Neven Allgeier
Sometimes Matthias Kreck would stay up all night to work on Covid-19 modelling.

Together with his friend and colleague Erhard Scholz, a mathematics historian and professor emeritus from Wuppertal, Kreck has been developing his own corona model since spring 2020. The two have published three preprints, one of which is under peer-review at the Bulletin of Mathematical Biology. They also sent a version of their model to Science. After two days, they received a message stating that "the scope and focus" of their paper made it "more appropriate for a more specialised journal." Kreck cannot take a review in two days seriously. The 48-page research paper on Surgery and Duality which made him one of the world’s leading specialists in algebraic topology was in peer review for four years.

"Matthias, as a mathematician, sees modelling more dogmatically than I am used to from the history of science," says Scholz. After tough discussions and reading the research literature, Kreck convinced him that a deeper theoretical justification of the models was necessary.

Kreck’s criticism is directed against the SIR model, which is not the only model in epidemiology, but certainly one of the dominant ones. Hundreds of research papers that have been published in prestigious journals in the past year work with SIR. To be able to describe Kreck’s critique, one has to do something that almost never happens in the media. Data journalism is catchy, it can be presented in ways that readers intuitively understand. What is almost never addressed, though, are the formulas and calculations behind the charts. For science communication and for a policy that wants to rely entirely on scientific evidence, this hermeticism creates problems.

The French philosopher Bruno Latour has argued for years that in response to post-truth populism, scientists should be more forthcoming about their methods and disclose the devices and techniques, collegial networks and corrective loops through which scientific evidence is produced, validated and renewed. In all these processes, mistakes happen and disputes arise. But the disclosure of the process can itself be a persuasive argument in public debate. In most scientific disciplines, the procedures that lead to validated knowledge remain unknown to the outside world. Mathematical knowledge is perhaps the most extreme example of this: it eludes discourse because it is shared by so few.

Neven Allgeier
Matthias Kreck

I know Matthias Kreck through his son Benjamin with whom I briefly studied mathematics when I was 20. I went on to study other subjects and later returned to maths for another three semesters. For this article, I spoke with mathematicians in Utrecht, Leipzig, Stockholm, Kaiserslautern, Bonn and London. At first, most of them hesitate to engage too deeply with Kreck and Scholz’s "discrete Kermack-McKendrick model adapted to Covid-19". Most are even more cautious when it comes to being quoted. When it comes to the topic of corona, there is immense fear of appearing in a context that one does not fully control.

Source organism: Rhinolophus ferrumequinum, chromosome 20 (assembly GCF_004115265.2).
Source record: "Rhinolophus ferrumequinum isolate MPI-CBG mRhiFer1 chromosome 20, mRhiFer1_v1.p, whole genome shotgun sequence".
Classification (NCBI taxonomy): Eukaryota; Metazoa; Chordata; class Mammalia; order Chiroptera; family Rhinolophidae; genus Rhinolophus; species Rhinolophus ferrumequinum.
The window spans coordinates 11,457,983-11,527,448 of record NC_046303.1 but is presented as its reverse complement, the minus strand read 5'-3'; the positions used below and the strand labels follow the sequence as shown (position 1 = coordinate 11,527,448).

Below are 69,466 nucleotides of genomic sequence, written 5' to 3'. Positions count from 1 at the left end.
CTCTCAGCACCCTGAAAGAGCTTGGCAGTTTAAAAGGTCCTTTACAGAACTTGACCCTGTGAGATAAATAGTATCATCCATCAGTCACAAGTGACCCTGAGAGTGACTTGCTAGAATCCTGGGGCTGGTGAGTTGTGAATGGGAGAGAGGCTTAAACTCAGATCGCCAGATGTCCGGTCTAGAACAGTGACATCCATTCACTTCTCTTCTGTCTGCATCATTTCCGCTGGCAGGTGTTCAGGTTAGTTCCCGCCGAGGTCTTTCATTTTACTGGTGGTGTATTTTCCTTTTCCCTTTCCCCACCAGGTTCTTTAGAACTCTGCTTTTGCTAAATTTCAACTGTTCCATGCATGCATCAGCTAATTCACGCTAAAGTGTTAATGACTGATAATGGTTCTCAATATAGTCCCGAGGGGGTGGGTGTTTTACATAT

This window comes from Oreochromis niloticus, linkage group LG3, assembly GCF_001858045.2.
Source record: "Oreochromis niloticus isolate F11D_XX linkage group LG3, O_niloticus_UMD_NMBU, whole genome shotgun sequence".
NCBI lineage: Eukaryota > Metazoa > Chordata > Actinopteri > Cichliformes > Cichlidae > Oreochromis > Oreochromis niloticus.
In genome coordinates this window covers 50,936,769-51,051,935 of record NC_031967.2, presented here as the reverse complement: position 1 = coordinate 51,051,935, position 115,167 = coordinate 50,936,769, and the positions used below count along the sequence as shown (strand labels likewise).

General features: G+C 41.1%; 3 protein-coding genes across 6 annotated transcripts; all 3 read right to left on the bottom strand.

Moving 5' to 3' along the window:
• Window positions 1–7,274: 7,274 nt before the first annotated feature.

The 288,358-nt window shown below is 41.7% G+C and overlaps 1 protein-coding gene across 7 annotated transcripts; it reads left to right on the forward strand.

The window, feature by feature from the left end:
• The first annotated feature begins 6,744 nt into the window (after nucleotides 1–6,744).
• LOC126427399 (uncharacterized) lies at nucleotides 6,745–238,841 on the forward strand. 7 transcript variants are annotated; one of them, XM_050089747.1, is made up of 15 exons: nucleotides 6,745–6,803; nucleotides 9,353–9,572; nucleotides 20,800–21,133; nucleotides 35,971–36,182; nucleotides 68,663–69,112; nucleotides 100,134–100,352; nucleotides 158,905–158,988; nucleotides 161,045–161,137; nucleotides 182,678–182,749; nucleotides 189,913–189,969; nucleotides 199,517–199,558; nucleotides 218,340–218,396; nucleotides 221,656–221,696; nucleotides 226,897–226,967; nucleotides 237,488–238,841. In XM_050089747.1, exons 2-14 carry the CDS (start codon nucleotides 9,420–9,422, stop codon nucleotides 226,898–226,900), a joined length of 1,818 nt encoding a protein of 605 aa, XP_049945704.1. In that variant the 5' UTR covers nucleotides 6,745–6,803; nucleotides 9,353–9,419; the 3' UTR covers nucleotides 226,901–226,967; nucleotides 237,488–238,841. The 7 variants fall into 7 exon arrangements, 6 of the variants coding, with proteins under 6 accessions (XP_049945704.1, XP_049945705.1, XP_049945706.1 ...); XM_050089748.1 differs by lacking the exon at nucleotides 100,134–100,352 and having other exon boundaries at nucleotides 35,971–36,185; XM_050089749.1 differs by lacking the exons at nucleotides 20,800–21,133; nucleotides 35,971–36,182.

But if you dig deeper with theorists of epidemiological modelling, it becomes clear that Kreck and Scholz’ central points cannot be refuted easily. The SIR model contains assumptions about the transmission behaviour of the virus that are very unrealistic. Good modellers know this and consider this weakness when they evaluate their results. In certain situations, working with unrealistic assumptions can be perfectly legitimate, because one cannot know the complete data of reality anyway, for example. Or because a model may be particularly well adaptable to the specific segment of reality that one wants to study. A lack of precision is accepted in exchange for a gain in practicability.

The standard SIR model was developed in the 1920s by Anderson Gray McKendrick, a British military doctor, and William Ogilvy Kermack, a biochemist at the Royal Society of Edinburgh. SIR is a special case of their more general theory on the spread of infectious disease. To predict the number of infections, Kermack and McKendrick divided the population into three groups: S for people who are susceptible to the virus, I for the infected and R for those who are removed from the infection process by death or immunisation. In the beginning, almost the entire population is susceptible. Then the number of new infections increases and begins to decrease again when the pathogen runs out of targets due to a growing number of removed people. This results in a characteristic wave of infection (shown here in red):

Grafik: BLZ/Galanty; Quelle: Wikimedia Commons

Such population curves were shown at the beginning of the pandemic. Of course, no one thought that a wave would run through the population so unchecked. It was expected that people would change their behaviour on the basis of such shocking diagrammes and anticipate in private what would become public policy shortly thereafter.

But the unrealistic aspects of the SIR model are not only due to the effect of feedback loops of public messages on human behaviour. They also lie in a mathematical function that is not so readily apparent. If one wants to calculate the number of new infections at a point in time t, the only decisive factor is that one knows the contribution of an infected person to the further spread of the virus in the days after their own infection.